Significant differences were found between the ages of roadkilled birds. The number of adult roadkilled birds was more than double that of young birds. However, there were no differences between sexes. We recorded dead Yellow Warblers over the entire route, i.e., Stretches 1 and 2. Nevertheless, the roadkill concentration of this species was higher in Stretch 1 (Fig. 2). Similarly, we recorded roadkilled finches over the two stretches, but there were differences in the number of carcasses between the vegetation zones. In the transition zone (> 120 masl), we recorded three out of the four roadkilled Tree Finches, and 12 out of the 16 roadkilled Small Ground-Finches, whereas in the dry zone we recorded three out of the four roadkilled Medium Ground-Finches (Geospiza fortis) (Fig. 2). There was a similar difference between Galapagos Mockingbirds (Mimus parvulus) and Smooth-billed Ani (Crotophaga anis). Seven out of the eight roadkilled Galapagos Mockingbirds were detected in the dry zone, whereas seven out of the eight roadkilled Smooth-billed Ani were found in the transition zone (Fig. 2).
In relation to total road kills (168) over both stretches, the disappearance rate analysis showed that the average persistence was 13.33 ± 0.95 days with a median of seven days, according to the Kaplan-Meier curves. Regarding disappearance rates, no significant differences were found between the two stretches: Stretch 1, 125 road kills, 12.80 ± 1.07 days; Stretch 2, 43 road kills, 11.88 ± 1.38 days (P = 0.305; Fig. 3) or between vegetation zones: dry zone, 89 road kills, 11.95 ± 1.23 days; transition zone, 79 road kills, 15.12 ± 1.45 days (P = 0.091). No significant associations were found between scavenger removal rates and body size: 7 g to 20 g (131 road kills), 12.60 ± 1.06 days; 21 g to 40 g (5 road kills), 8.25 ± 3.38 days; and more than 40 g (16 road kills), 16.66 ± 3.18 days (P = 0.534).
Insular ecosystems are susceptible to human impacts because increases in mortality caused by these impacts may adversely affect the demography of insular populations (Biber 2002, Donázar et al. 2005). The effect of roads on fauna is of particular interest, especially on islands that are under increasing pressure. Although many oceanic islands in the Pacific have lost most of their endemic birds (Steadman 2007), the Galápagos Islands have preserved their avifauna intact (Jiménez-Uzcátegui and Betancourt 2008). However, the conservation status of some of the endemic species is changing. These species include the Mangrove Finch (Geospiza heliobates) and the Galapagos Petrel (Pterodroma phaeopygia), which are at present critically endangered (BirdLife International 2018). The situation is even more critical on inhabited islands because of habitat destruction and the introduction of alien species and diseases. Floreana Island has recently experienced decreases in populations of birds, such as the Small Tree-Finch or Medium Ground-Finch (Dvorak et al. 2017), while on Santa Cruz there have been similar decreases in the populations of Yellow Warbler and Vegetarian Finch (Dvorak et al. 2012).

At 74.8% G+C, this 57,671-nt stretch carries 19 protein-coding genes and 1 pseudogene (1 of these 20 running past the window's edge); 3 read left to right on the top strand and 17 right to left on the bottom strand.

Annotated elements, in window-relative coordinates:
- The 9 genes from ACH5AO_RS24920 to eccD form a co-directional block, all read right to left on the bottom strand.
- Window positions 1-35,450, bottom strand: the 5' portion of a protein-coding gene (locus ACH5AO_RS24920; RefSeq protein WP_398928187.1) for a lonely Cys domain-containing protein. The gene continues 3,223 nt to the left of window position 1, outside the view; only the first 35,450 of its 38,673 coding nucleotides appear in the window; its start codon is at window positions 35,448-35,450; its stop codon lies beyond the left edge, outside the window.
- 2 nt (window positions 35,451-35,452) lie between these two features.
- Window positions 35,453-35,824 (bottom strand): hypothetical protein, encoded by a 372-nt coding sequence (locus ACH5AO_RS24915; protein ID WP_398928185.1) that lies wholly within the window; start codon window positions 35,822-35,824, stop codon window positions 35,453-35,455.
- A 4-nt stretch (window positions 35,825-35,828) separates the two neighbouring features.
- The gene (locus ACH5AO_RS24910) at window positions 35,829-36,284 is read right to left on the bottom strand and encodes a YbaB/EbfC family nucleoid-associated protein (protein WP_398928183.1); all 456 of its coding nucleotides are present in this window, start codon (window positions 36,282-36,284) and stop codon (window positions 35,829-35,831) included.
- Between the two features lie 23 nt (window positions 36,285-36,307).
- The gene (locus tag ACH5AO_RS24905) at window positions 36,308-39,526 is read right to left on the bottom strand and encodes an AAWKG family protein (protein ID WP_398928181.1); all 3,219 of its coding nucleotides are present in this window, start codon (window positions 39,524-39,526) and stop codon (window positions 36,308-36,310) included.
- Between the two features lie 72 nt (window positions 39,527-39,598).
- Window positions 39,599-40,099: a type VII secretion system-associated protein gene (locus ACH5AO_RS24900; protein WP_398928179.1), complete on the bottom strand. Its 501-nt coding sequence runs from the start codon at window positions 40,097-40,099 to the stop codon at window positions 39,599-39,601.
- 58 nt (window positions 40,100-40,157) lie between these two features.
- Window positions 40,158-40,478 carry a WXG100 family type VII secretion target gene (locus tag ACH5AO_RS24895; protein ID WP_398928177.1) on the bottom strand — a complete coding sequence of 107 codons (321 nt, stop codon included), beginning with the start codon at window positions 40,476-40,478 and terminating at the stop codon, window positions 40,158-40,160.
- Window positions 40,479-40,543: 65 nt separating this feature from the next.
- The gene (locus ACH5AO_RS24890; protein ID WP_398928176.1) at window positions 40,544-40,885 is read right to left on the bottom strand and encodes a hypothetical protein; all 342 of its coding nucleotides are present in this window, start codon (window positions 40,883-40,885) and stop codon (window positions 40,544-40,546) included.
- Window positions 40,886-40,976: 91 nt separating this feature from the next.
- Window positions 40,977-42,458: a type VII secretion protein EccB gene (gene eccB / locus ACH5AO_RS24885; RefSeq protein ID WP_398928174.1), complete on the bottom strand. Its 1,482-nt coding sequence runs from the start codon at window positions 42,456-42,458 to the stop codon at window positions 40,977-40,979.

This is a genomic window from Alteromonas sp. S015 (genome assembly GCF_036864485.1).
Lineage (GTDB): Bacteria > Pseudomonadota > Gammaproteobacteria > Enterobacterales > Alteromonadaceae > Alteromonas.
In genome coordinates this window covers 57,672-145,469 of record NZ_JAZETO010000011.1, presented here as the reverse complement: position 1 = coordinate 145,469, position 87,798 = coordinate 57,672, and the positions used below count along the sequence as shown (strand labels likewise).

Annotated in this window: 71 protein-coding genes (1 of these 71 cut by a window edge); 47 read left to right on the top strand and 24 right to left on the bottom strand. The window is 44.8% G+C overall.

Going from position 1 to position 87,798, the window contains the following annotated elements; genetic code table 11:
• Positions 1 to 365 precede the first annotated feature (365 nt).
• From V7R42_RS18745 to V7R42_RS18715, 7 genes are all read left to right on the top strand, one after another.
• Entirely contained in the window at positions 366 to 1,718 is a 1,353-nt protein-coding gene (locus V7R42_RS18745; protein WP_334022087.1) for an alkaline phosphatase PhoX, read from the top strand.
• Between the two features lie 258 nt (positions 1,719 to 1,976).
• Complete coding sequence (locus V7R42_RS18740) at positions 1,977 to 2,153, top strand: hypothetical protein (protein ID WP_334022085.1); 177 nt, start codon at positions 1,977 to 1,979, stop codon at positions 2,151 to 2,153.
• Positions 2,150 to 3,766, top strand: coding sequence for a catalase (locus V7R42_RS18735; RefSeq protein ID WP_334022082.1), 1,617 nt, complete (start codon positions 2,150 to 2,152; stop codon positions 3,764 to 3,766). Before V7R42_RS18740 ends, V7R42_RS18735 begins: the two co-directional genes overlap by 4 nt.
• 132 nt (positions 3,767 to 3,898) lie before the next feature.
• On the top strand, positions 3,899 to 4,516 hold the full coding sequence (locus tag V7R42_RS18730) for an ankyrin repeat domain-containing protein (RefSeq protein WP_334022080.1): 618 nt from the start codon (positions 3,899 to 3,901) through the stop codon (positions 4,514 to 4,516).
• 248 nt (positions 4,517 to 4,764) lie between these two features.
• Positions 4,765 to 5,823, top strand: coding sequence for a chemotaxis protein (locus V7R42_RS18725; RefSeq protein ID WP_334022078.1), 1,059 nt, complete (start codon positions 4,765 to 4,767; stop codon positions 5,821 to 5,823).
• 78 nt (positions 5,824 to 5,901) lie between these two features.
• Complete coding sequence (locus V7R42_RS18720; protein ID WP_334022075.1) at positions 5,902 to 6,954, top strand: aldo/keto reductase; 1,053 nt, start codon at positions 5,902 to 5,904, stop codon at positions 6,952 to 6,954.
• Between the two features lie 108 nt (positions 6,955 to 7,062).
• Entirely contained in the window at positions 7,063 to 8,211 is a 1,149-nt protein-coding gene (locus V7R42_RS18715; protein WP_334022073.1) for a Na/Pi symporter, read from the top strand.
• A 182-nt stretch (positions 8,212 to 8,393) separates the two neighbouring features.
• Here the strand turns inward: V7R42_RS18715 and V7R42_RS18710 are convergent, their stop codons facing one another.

Previous studies demonstrated that the Small Ground-Finch was the species most affected by road mortality on the island of Santa Cruz (Carvajal 1980). However, subsequent reports suggested that the Yellow Warbler was the most-affected species (Llerena et al. 2001, Jiménez-Uzcátegui and Betancourt 2005, 2006, 2008; and the present study). Other species such as the Galapagos Flycatcher, despite its abundance on the island (Table 2) were not recorded as roadkill in our study. Former reports found Galapagos Flycatchers at low numbers, representing from 4% to 0.6% of total road mortality (Llerena et al. 2001, Jiménez-Uzcátegui and Betancourt 2005, 2006). Although we do not really have a clear explanation, its absence might be because of the limitation in time of our study, to the low number of birds along the surveyed stretches during the dry period, to a differential behavior when facing the crossing of roads, or to a combination of the aforementioned aspects.
Even though these results are relatively conservative, the annual mortality rate found in the Galapagos was very high compared to the rates found by other studies. Estimated mortality rates in the high Andes (Ecuador) were 4 individuals/km/y (Aguilar et al. 2019), 21.9 individuals/km/y in southern Brazil (da Rosa and Bager 2012), and 29.49 individuals/km/y in Lanzarote, Canary Islands (Spain; Tejera et al. 2018). In Santa Cruz, the mortality rate was 219.24 individuals/km/y and 74.16 individuals/km/y on Stretches 1 and 2, respectively. These roadkill rates are obviously severe and mainly affect all endemic species, except for the Smooth-billed Ani.
Concerning the distribution of roadkill by species, Galapagos Mockingbirds and Medium Ground-Finches were mainly confined to lower elevations. This result is in line with the observations of Dvorak et al. (2012). The only invasive bird recorded was the Smooth-billed Ani, which was mainly found in the transition zone. Populations of this species are greater in this zone than in the dry zone (Rosenberg et al. 1990, Cooke et al. 2019). These three species appear to inhabit a well-defined altitudinal range. In fact, only one individual from each of these three species was found outside of its apparent altitudinal range, and all three individuals were found within the limits of an imaginary line separating both zones (Fig. 2). Therefore, the type of roadkill detected over the two stretches could provide an estimation of the different species distribution over the surveyed area.